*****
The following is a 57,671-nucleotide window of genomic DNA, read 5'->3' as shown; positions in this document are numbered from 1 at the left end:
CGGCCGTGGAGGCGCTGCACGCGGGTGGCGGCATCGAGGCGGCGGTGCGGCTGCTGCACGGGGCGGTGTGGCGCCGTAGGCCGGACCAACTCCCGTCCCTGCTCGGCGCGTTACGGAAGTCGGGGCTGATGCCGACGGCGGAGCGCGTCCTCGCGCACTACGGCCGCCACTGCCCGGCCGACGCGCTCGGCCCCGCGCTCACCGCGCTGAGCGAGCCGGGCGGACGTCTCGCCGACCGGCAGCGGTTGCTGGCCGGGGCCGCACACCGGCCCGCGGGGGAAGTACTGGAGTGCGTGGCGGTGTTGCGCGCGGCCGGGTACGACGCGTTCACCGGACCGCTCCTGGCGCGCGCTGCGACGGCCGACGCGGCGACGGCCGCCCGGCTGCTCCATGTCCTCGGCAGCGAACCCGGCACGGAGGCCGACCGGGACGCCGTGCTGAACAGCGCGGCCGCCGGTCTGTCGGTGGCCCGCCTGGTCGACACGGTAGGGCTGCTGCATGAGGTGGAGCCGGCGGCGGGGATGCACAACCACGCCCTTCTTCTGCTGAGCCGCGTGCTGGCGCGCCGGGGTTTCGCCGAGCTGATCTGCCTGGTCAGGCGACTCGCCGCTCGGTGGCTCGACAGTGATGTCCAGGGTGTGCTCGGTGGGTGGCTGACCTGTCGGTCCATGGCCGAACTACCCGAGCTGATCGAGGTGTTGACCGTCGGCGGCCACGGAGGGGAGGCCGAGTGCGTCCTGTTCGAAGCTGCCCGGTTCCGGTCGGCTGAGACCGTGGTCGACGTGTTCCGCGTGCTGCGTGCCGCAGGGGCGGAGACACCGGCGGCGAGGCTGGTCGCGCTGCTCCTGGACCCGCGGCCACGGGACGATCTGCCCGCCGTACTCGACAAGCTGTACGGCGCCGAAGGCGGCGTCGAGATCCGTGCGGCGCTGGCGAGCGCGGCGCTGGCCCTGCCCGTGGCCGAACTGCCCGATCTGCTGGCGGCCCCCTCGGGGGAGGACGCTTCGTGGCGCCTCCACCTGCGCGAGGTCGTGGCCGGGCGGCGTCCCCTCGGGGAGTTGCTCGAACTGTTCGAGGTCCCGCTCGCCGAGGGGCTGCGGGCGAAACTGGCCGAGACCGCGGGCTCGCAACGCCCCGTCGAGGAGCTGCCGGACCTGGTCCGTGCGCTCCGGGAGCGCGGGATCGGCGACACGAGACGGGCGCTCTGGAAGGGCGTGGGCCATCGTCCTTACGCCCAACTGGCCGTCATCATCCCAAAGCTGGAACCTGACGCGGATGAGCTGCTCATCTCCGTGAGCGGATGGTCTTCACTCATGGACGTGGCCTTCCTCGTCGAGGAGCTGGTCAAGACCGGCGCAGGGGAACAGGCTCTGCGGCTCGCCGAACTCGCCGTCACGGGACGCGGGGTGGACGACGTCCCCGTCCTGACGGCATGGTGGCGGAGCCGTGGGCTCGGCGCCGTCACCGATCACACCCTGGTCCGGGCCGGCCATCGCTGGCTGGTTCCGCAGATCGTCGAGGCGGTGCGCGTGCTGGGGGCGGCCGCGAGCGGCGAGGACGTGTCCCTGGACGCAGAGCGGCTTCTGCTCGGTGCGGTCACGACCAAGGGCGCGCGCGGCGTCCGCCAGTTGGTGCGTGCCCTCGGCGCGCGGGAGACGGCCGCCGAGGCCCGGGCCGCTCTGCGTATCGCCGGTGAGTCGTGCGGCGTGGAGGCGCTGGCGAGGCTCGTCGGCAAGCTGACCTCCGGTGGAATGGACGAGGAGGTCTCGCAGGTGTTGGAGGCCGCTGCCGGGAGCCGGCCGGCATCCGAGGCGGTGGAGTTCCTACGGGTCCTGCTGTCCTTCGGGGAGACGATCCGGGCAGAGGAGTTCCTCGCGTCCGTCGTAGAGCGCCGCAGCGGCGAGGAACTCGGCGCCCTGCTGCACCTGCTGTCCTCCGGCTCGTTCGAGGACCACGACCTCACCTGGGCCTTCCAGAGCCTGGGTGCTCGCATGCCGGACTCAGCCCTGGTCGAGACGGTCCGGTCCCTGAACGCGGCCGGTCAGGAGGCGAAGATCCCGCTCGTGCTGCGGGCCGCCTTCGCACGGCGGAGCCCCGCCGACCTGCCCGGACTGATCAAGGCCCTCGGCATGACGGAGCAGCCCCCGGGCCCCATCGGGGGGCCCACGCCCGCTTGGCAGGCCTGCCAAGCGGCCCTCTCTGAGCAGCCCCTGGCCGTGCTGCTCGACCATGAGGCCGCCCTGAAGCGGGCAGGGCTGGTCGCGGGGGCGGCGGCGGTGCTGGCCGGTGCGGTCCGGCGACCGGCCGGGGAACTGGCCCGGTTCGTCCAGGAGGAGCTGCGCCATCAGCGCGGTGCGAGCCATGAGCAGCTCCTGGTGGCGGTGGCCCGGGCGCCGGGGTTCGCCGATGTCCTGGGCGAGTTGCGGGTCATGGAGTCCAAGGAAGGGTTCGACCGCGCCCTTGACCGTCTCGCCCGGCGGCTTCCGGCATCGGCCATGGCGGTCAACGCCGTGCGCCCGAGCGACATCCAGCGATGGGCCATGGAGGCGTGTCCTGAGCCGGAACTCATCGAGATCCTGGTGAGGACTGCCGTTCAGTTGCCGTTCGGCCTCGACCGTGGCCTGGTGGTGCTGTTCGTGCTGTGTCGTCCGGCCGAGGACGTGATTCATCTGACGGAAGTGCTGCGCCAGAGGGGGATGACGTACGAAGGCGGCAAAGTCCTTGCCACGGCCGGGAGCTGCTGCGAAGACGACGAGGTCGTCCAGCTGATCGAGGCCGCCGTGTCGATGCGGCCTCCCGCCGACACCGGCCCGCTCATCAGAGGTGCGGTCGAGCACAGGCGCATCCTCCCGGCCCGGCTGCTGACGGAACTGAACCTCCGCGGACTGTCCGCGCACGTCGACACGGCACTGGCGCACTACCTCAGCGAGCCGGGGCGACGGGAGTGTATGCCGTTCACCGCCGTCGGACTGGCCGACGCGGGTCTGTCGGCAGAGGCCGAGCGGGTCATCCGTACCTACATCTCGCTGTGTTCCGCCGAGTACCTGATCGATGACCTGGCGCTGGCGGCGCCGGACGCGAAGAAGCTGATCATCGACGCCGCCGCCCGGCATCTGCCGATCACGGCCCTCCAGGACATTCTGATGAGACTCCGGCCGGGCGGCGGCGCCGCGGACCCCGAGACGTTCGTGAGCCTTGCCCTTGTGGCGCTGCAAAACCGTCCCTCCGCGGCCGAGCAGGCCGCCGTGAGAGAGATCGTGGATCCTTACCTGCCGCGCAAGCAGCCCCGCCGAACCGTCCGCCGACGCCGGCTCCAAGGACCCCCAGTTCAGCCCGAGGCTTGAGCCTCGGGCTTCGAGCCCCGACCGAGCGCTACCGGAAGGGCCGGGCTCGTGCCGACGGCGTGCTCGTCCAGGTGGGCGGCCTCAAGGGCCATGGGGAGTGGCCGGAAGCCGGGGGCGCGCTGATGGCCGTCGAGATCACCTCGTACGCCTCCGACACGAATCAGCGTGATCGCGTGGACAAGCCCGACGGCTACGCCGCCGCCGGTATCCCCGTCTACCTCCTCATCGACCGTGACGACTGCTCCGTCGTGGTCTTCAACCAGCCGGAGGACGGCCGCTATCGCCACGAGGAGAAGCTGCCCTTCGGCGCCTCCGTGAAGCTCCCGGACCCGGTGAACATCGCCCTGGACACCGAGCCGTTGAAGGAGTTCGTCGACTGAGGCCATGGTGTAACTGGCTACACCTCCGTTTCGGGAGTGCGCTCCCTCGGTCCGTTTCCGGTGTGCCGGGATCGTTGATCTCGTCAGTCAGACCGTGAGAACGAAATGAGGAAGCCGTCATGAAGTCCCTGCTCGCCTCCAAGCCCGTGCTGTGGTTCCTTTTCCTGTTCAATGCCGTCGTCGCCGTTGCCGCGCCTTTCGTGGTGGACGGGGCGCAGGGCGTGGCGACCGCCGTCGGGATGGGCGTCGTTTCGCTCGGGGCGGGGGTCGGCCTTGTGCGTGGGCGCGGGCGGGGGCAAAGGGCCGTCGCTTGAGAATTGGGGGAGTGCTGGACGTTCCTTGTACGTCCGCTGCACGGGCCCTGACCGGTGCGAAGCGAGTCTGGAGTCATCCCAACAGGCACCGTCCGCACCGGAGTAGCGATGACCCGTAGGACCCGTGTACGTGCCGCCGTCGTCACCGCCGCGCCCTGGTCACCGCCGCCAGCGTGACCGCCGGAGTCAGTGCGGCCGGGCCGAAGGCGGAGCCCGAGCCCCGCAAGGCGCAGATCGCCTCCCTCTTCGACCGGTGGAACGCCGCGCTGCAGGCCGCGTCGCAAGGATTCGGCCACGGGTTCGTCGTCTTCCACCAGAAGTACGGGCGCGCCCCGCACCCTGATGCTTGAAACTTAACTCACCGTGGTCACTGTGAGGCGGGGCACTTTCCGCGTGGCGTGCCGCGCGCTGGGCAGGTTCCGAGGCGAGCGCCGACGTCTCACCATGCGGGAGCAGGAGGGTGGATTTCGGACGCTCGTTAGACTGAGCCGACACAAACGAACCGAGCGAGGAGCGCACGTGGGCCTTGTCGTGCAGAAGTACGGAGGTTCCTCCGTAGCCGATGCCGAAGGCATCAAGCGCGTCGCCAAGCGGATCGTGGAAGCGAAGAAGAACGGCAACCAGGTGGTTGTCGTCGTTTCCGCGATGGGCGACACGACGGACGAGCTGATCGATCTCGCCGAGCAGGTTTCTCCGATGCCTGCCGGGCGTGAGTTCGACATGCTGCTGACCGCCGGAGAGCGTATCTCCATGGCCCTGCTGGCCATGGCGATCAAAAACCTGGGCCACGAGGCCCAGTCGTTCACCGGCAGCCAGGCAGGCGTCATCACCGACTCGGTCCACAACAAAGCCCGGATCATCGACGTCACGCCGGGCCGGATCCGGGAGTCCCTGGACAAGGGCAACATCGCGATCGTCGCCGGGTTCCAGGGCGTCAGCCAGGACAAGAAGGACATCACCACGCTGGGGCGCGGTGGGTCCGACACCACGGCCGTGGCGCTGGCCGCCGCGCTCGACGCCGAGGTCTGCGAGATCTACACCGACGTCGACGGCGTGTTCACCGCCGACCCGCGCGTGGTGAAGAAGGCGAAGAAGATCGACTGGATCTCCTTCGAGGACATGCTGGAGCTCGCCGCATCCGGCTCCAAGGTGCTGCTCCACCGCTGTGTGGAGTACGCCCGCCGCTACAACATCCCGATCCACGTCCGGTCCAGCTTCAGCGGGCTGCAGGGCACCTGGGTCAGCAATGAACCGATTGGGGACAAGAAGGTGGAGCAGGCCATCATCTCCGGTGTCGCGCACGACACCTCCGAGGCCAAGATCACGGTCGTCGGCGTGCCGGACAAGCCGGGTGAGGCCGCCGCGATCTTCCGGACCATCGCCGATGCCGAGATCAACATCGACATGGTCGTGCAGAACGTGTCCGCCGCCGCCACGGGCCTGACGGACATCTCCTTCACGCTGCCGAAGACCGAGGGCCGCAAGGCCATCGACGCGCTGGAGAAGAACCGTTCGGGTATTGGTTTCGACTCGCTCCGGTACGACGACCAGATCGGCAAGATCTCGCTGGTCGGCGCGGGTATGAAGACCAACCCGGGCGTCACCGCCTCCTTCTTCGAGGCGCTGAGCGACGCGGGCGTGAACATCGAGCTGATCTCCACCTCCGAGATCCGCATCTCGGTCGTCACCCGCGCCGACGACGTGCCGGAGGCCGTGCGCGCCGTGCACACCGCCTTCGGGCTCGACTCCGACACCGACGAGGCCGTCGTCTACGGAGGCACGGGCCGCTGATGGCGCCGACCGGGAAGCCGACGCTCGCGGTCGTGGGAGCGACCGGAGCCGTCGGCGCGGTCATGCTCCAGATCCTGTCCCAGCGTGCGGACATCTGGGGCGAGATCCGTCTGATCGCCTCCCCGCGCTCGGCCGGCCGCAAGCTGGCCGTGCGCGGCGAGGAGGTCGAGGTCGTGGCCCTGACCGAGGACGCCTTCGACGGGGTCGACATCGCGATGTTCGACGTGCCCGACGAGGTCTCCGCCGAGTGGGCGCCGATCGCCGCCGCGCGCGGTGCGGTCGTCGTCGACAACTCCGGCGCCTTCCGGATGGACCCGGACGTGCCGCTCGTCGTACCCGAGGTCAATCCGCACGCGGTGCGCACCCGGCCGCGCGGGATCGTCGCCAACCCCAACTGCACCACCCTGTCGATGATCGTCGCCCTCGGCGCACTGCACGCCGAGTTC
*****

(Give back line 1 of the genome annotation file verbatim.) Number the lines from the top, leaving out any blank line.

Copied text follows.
The following is a 57,671-nucleotide window of genomic DNA, read 5'->3' as shown; positions in this document are numbered from 1 at the left end: